MAR. 04, 2020
Recently, I attended a leaders’ development event for financial services directors focused on how to best meet a client’s needs. This all-day event, with nearly 250 attendees, was devoted to allowing leaders time to disconnect from work and “sharpen their saw.”1 One of the general session speakers began her presentation by asking the question: “are you speaking the same language as your clients?” The question was asked to encourage leaders in attendance to think about if they really understand what their client’s needs are, and in turn, are meeting their needs. This question not only applies to financial services leaders but also financial advisors. Speaking the same language as your clients is important because it helps build strong relationships and paves the way for an exceptional client experience. Another reason why speaking the same language as your clients is important is because it shows you value and care about them.
Now more than ever, it’s important than ever for advisors to speak the same language as their clients to understand their needs. So, what does speaking the same language mean and how does one make sure to do it? The good news is, it isn’t difficult to do and there are three easy habits to build into your practice to make sure it happens.
Habit #1: Listen, listen, listen
The first habit to adopt is listening. Goldsmith (2007) states: “80% of our success in learning from others is based upon how well we listen. In other words, success or failure is determined before we do anything.”2 At any point in time, we employ one of three levels of listening: “me, focused, and global.”3
The first level is referred to as “me” listening. Simply put, this type of listening is where awareness is on ourselves and you, as the listener, are listening to respond.4 Listening for flight instructions in an airport would be an example of when “me” listening is useful. However, when it comes to speaking the same language as your clients, “me” listening does not move the relationship beyond a casual or surface level. The second level is “focused” listening where the focus is on the other person and you become aware of the speaker’s voice tone, expressions and emotions attached to their words.5 The third – and deepest – level of listening is “global” listening where you listen as if you and the client are the only people in the world. Global listening allows you to bring in past knowledge, experiences and intuition (i.e. sixth sense).6 It is also listening with your whole being to pick up on verbal and non-verbal cues, as well as emotions. It’s using all your senses to really listen to your client’s life goals: is the client on track with his retirement? What is their overall vision for retirement?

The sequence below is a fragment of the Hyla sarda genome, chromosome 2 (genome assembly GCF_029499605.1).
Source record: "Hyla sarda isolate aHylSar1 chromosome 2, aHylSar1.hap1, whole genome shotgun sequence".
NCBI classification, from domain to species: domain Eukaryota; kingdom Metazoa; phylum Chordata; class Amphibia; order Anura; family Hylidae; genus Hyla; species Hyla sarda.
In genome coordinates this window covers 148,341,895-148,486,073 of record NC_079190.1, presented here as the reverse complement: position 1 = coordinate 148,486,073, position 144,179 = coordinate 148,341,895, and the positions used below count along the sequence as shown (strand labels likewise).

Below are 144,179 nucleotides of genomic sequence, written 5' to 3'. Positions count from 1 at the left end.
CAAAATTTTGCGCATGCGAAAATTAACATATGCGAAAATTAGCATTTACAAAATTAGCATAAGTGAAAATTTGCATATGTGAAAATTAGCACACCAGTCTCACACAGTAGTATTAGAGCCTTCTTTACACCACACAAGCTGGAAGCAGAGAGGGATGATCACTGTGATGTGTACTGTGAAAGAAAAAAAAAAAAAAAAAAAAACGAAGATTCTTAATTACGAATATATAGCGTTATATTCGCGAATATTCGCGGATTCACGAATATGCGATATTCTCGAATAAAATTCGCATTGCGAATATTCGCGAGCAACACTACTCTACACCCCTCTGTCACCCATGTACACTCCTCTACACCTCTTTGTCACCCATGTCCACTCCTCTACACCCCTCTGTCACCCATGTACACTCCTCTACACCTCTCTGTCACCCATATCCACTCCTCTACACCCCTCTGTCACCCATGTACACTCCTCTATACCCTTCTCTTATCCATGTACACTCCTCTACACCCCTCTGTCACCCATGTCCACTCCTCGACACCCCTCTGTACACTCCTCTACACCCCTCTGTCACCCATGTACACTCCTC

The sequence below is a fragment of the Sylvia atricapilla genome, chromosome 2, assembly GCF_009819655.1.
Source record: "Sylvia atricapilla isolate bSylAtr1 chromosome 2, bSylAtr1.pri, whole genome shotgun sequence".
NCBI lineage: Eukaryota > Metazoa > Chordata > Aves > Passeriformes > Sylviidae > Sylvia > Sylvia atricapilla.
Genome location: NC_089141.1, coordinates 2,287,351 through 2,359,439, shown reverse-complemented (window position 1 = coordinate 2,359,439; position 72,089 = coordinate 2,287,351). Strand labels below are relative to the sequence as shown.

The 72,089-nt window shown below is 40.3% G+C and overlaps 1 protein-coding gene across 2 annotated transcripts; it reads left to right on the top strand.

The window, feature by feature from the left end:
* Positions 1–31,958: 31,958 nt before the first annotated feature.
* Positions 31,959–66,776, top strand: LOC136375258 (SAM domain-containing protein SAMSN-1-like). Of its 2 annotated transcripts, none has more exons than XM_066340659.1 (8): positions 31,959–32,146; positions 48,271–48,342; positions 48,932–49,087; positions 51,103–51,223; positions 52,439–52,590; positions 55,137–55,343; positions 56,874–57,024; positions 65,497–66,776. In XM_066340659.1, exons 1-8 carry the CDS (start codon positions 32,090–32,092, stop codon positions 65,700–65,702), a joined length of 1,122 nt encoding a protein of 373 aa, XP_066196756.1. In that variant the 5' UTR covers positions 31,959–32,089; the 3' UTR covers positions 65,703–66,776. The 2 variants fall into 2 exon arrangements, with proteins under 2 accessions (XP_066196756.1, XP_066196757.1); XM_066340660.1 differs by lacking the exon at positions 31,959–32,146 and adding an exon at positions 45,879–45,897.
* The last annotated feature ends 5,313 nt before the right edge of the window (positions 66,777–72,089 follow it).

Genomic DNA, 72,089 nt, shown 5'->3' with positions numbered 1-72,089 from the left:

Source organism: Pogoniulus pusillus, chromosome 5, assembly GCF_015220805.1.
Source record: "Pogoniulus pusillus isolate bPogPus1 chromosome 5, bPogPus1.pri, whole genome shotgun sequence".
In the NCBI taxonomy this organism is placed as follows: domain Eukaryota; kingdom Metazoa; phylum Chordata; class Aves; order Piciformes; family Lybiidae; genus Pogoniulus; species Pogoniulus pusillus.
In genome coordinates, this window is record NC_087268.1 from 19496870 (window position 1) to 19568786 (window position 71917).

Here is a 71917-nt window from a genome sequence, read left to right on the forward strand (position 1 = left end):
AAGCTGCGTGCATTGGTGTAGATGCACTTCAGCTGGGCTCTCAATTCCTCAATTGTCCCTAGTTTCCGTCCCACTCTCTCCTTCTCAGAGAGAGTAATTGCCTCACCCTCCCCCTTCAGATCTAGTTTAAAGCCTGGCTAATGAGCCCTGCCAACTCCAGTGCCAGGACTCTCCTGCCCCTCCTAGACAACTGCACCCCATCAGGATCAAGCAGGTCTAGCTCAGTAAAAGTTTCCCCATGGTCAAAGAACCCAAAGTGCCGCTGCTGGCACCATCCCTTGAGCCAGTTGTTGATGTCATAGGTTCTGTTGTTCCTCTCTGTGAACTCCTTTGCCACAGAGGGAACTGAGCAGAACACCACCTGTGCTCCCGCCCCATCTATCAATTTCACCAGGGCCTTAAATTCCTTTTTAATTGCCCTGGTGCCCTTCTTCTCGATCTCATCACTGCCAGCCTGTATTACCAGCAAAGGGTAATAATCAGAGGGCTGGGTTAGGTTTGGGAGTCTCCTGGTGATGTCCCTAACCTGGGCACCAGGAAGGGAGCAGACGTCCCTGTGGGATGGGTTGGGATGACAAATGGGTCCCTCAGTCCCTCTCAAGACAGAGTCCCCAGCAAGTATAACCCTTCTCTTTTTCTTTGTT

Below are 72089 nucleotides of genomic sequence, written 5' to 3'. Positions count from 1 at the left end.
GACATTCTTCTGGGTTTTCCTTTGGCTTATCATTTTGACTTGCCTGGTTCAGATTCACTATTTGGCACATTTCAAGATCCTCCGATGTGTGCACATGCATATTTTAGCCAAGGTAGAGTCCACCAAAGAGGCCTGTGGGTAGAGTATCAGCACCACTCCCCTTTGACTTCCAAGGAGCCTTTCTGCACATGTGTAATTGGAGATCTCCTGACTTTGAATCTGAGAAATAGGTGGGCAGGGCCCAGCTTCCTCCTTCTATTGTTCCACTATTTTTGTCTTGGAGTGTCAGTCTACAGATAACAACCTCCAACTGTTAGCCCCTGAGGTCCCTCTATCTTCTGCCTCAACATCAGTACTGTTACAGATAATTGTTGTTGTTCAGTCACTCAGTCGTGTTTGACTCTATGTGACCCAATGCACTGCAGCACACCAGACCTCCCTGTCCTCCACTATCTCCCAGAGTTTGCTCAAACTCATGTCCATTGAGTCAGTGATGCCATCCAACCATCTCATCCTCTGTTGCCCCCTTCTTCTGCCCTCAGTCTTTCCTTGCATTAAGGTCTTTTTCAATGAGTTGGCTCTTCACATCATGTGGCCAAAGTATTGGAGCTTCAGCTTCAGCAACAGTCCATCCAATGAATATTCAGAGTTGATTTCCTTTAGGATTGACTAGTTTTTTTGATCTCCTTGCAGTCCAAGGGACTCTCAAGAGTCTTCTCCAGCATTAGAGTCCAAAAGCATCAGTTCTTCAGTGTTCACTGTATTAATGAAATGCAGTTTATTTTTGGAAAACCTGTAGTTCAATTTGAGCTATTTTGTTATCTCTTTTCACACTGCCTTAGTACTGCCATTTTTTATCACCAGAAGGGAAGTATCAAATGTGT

Consider the following scenario: a recent widow and her daughter want to discuss her financial portfolio with the family’s financial advisor. The advisor met only with the husband on a biannual basis. During the meeting, the widow asks few questions because she doesn’t know what she doesn’t know. An example of global listening would be the advisor’s ability to pick up on the widow’s fears on whether her savings will last her throughout retirement. It’s being aware that her doubts and lack of confidence with financial matters may keep her from asking the right questions or asking any questions at all. The advisor is also aware that a lack of a relationship is the biggest obstacle to retaining assets passed to heirs.7 As a result of this knowledge, the advisor actively engages the daughter in the conversation. Speaking the same language depends heavily on utilizing these listening skills effectively.
Habit #2: Practice empathy
Speaking the same language as your clients requires the adoption of the second habit – empathy.8 Empathy is defined as the act of understanding, being aware of – and being sensitive to – the thoughts and experiences of another person.9 We’ve often heard empathy defined as the act of “putting yourself in another person’s shoes” – if you can’t put yourself in another’s shoes, you can’t speak their language. Stallard, et. al. (2015) states empathy is a key element that promotes not only a sense of shared connection and understanding, but helps people and organizations thrive.10 Showing empathy is also a key competency for exercising emotional intelligence.
Habit #3: Ask questions
Questions are the key to building relationships, unlocking insights about your clients, and speaking the same language as them. That is why this third – and final – habit is an important one to build into your practice. There is a causal relationship between asking questions and listening. Asking the right questions will increase your listening because they allow you to sit back, focus and reflect on the person’s response. A good example of a visionary question is: what are your goals for living in retirement?
Integrating listening, empathy and questions into your practice are three effortless ways to ensure you are speaking the same language as your clients. Which ones do you need to work on?